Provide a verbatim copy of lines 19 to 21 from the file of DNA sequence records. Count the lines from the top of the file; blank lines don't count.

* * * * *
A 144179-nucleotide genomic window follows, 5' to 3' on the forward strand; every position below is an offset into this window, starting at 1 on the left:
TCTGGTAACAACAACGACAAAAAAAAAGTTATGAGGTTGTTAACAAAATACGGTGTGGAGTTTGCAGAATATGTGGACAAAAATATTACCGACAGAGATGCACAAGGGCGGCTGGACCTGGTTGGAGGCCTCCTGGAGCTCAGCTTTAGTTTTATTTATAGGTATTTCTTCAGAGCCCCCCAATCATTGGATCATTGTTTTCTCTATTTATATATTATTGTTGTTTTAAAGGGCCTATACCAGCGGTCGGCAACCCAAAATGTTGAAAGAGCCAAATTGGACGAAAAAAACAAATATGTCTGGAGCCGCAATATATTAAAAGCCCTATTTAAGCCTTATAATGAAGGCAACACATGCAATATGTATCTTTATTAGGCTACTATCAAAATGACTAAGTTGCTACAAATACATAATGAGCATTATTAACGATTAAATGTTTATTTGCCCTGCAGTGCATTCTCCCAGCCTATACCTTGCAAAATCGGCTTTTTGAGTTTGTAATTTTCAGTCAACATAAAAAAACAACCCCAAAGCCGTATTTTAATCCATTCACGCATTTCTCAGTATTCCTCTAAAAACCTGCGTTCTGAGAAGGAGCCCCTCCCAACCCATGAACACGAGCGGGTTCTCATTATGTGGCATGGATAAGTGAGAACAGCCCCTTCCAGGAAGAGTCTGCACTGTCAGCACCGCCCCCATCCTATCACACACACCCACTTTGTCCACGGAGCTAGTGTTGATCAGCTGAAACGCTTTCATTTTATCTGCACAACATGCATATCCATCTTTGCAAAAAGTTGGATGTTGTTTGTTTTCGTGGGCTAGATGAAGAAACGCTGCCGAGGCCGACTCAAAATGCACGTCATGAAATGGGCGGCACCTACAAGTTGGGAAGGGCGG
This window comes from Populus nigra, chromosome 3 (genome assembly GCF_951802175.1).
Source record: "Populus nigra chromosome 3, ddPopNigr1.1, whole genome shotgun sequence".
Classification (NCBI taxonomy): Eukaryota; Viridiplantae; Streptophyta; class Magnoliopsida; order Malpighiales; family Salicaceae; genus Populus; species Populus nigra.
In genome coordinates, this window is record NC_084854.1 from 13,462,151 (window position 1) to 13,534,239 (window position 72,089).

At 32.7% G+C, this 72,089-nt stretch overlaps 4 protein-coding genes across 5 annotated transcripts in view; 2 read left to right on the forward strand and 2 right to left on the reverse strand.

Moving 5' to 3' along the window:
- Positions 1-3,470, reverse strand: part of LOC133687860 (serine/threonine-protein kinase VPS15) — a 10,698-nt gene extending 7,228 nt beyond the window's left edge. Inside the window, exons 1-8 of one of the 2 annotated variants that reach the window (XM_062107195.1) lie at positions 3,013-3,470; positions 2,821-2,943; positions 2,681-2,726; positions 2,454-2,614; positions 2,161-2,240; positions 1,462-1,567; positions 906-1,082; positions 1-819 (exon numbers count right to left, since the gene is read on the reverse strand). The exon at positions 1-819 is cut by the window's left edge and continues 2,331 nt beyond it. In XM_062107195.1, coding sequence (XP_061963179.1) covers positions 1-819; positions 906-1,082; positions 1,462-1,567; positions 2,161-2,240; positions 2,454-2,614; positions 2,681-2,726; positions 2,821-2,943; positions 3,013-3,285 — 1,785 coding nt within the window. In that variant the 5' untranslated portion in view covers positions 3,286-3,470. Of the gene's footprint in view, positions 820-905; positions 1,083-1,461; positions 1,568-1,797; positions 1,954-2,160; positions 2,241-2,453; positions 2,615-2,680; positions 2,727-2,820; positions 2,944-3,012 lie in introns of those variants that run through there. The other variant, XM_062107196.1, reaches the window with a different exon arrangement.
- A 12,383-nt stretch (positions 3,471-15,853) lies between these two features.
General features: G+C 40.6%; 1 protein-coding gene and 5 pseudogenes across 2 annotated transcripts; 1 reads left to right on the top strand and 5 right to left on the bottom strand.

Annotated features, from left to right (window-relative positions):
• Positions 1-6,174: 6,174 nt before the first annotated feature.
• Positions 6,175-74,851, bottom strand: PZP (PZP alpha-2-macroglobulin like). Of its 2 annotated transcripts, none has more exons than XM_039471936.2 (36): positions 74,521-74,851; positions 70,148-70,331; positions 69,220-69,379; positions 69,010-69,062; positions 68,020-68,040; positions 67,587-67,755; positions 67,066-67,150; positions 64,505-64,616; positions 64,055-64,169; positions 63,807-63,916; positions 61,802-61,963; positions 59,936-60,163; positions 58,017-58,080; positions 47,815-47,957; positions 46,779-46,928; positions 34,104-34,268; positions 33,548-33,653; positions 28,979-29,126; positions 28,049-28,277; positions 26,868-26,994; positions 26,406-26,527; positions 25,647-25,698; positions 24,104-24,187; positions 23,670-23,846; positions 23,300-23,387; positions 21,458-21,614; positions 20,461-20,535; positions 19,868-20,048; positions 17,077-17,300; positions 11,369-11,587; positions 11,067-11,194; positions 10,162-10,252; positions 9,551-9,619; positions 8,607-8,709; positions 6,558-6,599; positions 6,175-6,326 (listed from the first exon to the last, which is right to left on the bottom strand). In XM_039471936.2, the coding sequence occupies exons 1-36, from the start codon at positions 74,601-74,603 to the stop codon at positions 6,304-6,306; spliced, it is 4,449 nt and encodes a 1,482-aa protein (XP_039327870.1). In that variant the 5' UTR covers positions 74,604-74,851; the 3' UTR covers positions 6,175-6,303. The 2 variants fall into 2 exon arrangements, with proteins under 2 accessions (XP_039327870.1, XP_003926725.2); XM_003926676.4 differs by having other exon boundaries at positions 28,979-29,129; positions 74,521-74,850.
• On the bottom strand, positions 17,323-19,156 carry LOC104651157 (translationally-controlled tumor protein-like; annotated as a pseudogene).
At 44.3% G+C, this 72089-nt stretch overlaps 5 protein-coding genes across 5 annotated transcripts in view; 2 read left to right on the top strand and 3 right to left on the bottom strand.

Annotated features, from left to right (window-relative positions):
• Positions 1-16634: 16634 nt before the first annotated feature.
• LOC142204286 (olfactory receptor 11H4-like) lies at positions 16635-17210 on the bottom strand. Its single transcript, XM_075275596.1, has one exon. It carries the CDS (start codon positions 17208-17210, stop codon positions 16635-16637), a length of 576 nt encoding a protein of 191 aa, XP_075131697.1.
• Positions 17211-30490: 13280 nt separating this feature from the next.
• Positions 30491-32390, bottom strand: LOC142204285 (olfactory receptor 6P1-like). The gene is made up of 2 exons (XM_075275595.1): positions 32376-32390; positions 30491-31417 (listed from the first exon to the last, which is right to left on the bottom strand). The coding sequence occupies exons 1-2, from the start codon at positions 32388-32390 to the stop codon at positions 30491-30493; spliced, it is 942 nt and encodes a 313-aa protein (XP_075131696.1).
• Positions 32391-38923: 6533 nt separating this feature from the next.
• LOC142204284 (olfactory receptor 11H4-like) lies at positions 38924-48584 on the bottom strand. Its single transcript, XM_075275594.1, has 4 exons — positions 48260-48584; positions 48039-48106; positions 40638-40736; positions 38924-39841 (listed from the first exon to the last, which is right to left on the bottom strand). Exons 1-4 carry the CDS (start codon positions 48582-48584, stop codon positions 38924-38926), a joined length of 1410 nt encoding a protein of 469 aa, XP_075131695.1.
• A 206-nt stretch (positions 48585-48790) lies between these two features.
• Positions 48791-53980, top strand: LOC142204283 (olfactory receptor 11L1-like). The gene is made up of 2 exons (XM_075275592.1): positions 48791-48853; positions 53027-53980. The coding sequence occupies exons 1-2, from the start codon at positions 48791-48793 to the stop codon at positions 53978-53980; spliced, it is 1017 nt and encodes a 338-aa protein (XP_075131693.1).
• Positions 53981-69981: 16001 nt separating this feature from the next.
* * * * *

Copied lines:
• LOC142204286 (olfactory receptor 11H4-like) lies at positions 16635-17210 on the bottom strand. Its single transcript, XM_075275596.1, has one exon. It carries the CDS (start codon positions 17208-17210, stop codon positions 16635-16637), a length of 576 nt encoding a protein of 191 aa, XP_075131697.1.
• Positions 17211-30490: 13280 nt separating this feature from the next.
• Positions 30491-32390, bottom strand: LOC142204285 (olfactory receptor 6P1-like). The gene is made up of 2 exons (XM_075275595.1): positions 32376-32390; positions 30491-31417 (listed from the first exon to the last, which is right to left on the bottom strand). The coding sequence occupies exons 1-2, from the start codon at positions 32388-32390 to the stop codon at positions 30491-30493; spliced, it is 942 nt and encodes a 313-aa protein (XP_075131696.1).